“The name of the monument probably derives from the Saxonstan-hengen, meaning “stone hanging” or “gallows.” Along with more than 350 nearby monuments and henges (ancient earthworks consisting of a circular bank and ditch), Stonehenge was designated a UNESCOWorld Heritage site in 1986 (Britannica).” The Stonehenge has long been apart of the Great Britain history. It has many myths and projected purposes from its first phase of construction to the monument that is visited by many today. The evolution of the the Stonehenge over location, structure, to the myths involving the monument, and the Stonehenge today.
What is the Stonehenge? Where is the Stonehenge? These are two common questions one may ask. Well first off, the Stonehenge is apart of the Great Britain history because it is located in Southern England on Salisbury Plain, about 8 miles North of salisbury, wiltshire, England (Britannica). The Stonehenge is a circular monument constructed of ditches, earthen mounds, and immense blocks of stone (Myths). It was built from around 3000 B.C. to 1500 B.C.
Now, one may wonder how the Stonehenge was built. The construction of the Stonehenge started with the digging of a massive circular ditch and bank. There are deep pits located within the circle, these pits are also known as Aubrey Holes. They are named after the man who discovered them, John Aubrey (History). Now for The last phase of construction. The construction of the Stonehenge uses two types of stone, sarsens and bluestones. The sarsens, the larger stones, were constructed into two concentric arrangements. Shaped An inner horseshoe and a circle for the outside. The bluestones, known from there blueish color, were placed between them in a double arc formation (littleton). Around the same time that the stones were being set up in the middle of the monument, the sarsens near the entrance were being raised. Many years later the center bluestones were rearranged to form a circle and inner oval, again following that they were moved back into a horseshoe formation (Heritage). These Bluestones that make up part of the monument are traced to several sites in the western wales, which are as far as 140 miles away from the stonehenge, weighing up to 4 tons (Facts). While it is also unclear how the sarsens stones, the largest weighing more than 40 tons and rise 24 feet, were placed (history).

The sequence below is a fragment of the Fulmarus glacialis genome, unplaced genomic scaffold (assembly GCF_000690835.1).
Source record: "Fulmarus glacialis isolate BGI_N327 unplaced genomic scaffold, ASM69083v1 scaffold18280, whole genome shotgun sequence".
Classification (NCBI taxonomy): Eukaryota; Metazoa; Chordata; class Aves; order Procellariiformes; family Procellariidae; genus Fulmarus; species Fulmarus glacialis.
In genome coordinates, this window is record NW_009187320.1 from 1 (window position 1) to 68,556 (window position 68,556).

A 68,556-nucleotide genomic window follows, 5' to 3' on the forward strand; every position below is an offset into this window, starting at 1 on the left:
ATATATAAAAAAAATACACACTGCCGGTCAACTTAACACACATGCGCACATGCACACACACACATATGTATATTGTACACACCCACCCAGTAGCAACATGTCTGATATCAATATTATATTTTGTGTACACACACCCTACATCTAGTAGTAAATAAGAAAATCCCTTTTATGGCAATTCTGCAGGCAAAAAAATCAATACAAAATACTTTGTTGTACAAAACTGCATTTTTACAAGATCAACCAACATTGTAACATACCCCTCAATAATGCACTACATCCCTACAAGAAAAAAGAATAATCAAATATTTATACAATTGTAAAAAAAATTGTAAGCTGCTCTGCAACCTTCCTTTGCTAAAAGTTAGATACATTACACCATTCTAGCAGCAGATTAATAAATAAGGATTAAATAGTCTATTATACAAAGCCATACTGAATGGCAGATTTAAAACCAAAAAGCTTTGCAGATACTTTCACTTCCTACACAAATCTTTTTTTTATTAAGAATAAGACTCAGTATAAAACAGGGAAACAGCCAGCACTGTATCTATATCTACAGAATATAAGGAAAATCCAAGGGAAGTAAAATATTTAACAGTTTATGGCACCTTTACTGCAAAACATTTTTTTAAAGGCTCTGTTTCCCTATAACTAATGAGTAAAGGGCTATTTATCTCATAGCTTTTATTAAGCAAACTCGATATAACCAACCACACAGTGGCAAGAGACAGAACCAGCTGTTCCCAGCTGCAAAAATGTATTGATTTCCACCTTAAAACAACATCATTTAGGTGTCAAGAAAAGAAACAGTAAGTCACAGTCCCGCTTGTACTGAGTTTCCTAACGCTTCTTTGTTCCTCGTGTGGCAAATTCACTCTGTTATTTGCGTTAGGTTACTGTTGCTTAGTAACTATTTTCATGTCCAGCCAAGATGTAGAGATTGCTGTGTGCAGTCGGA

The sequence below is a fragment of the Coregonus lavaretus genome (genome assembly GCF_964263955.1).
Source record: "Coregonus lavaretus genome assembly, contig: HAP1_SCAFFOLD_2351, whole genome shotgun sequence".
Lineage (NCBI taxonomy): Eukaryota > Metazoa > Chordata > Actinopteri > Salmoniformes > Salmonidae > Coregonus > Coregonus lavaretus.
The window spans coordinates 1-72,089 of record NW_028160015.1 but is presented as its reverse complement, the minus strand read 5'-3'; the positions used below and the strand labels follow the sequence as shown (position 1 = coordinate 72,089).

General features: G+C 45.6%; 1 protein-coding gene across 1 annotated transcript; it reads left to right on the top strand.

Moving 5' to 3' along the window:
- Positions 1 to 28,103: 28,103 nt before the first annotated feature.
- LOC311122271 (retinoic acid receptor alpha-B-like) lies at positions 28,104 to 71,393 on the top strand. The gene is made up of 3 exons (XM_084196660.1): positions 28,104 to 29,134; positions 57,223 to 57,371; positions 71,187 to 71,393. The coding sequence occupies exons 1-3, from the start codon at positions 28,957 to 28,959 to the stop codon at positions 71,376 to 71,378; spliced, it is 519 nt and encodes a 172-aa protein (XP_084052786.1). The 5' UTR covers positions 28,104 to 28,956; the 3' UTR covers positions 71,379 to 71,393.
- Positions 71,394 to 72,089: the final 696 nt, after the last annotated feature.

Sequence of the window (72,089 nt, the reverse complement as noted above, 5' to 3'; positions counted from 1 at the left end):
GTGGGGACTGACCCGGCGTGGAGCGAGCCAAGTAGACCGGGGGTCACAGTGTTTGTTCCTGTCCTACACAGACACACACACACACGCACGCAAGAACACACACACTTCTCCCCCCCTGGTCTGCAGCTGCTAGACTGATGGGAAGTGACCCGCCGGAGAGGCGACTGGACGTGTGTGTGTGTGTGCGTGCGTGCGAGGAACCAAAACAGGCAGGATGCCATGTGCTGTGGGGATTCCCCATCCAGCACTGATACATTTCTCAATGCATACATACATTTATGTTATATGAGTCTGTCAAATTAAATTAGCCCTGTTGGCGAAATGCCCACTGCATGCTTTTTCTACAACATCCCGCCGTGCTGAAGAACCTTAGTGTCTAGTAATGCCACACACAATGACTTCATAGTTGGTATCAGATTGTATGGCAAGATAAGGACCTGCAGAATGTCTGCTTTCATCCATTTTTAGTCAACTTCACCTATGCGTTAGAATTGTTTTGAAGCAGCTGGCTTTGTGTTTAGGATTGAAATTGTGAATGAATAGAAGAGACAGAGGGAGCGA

Pages:4 Double spaced (1100 words)
Style and sources: MLA, 1 sources
Free extras: Bibliography/ Reference page
Study level: Proofreading
Assignment type: Editing
Subject: Literature and Languages